Start Prices in Japan’s Car Auctions

What are start prices and where can you find them?

When listing their car for sale in a car auction in Japan, the owner can specify the price at which they would like the the bidding to start. For obvious reasons, you cannot enter a bid that is below the start price.

You can see the start prices for the cars listed in the search results or in the car details screen. As you can see in the image below, there can be a wide range of start prices:

Start prices for cars in Japan's car auctions

So why are there such a range of different start prices, and can the start price give you any clue about what the final sold price of any particular used car is likely to be?

Well, there seem to be two schools of thought among sellers at the auctions:

Start low and build momentum

The first of these two schools of thought is that the seller should start the bidding well below his desired selling price. The idea of this being that this then allows the bidding competition to gain momentum, which will then push the final price up higher.

Critics of this idea would then counter that the problem with this strategy is that not only could momentum build, but it could also flag and bidding could easily fizzle out well short of the seller’s reserve price.

Start high and get the price you want with one or two clicks

This other school of thought is that a seller should set his price high – as close to his desired sale price as he thinks he can get. The logic behind this is that it then only takes one or two buyers to click through a bid, and the price will be over his reserve and he will have made a sale at the price he wanted.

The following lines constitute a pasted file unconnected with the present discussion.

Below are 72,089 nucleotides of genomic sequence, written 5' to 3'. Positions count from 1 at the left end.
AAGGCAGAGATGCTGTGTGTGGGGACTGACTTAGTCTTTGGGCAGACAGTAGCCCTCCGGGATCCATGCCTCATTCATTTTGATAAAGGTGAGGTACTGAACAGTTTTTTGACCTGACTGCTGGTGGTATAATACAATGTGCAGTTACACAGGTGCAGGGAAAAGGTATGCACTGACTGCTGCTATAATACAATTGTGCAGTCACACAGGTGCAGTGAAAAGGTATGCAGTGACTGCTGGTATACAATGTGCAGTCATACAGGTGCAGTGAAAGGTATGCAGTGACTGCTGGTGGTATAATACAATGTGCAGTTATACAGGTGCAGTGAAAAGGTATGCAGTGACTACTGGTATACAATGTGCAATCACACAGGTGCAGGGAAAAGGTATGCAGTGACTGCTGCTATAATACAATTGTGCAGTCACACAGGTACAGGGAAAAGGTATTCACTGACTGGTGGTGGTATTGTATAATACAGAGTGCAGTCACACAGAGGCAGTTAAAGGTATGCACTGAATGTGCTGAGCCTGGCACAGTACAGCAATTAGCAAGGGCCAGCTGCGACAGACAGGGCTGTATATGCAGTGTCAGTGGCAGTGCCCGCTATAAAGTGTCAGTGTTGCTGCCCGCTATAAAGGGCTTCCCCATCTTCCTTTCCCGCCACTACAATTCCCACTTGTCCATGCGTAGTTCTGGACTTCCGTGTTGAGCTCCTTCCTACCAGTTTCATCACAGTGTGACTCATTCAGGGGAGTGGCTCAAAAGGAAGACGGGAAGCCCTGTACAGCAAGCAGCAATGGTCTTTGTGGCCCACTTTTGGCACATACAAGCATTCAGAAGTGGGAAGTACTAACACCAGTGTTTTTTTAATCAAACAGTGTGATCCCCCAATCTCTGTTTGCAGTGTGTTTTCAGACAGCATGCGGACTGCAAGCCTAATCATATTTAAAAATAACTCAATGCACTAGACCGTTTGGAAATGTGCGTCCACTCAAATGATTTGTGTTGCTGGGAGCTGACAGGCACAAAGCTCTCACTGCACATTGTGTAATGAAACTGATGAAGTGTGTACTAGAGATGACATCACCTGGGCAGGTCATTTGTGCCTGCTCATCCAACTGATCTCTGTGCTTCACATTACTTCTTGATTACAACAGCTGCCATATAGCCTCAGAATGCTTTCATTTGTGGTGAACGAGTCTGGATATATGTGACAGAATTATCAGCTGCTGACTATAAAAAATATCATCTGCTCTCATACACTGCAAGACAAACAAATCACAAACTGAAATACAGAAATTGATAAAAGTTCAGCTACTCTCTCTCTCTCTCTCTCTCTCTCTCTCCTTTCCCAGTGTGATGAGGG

Sometimes sellers take this to an extreme and set the start price above what historical sale prices would predict would be a market price for the car. This kind of over enthusiasm on the part of the seller can mean that cars sometimes fail to meet their reserve with “no call” – meaning that no one bid on them at all.

This can be the Achilles heel of this technique: That the start price is so close to the selling price can mean that potential buyers are unwilling to jump in and enter a bid as they don’t want to be caught out paying more than its worth.

Should auction start prices influence your bidding?

Having bought thousands of cars for customers, and seen many tens of thousands of bids, it is my opinion that the only time that the start price really can influence the outcome of bidding is when it is so high that it is actually above the market price for the car, which as a result fails to sell.

Apart from that, really the only information you can get from the start price is that it tells you the lowest amount you can bid. At the end of the day, it seems clear to me that the amount a car will end up selling for will be the value the market assigns to it through competition with other bidders, and with reference to similar vehicles sold in the past.

Rather than looking at the start price, how much you decide to bid needs to be based on your budget and what similar cars are being sold for at the auctions in Japan.

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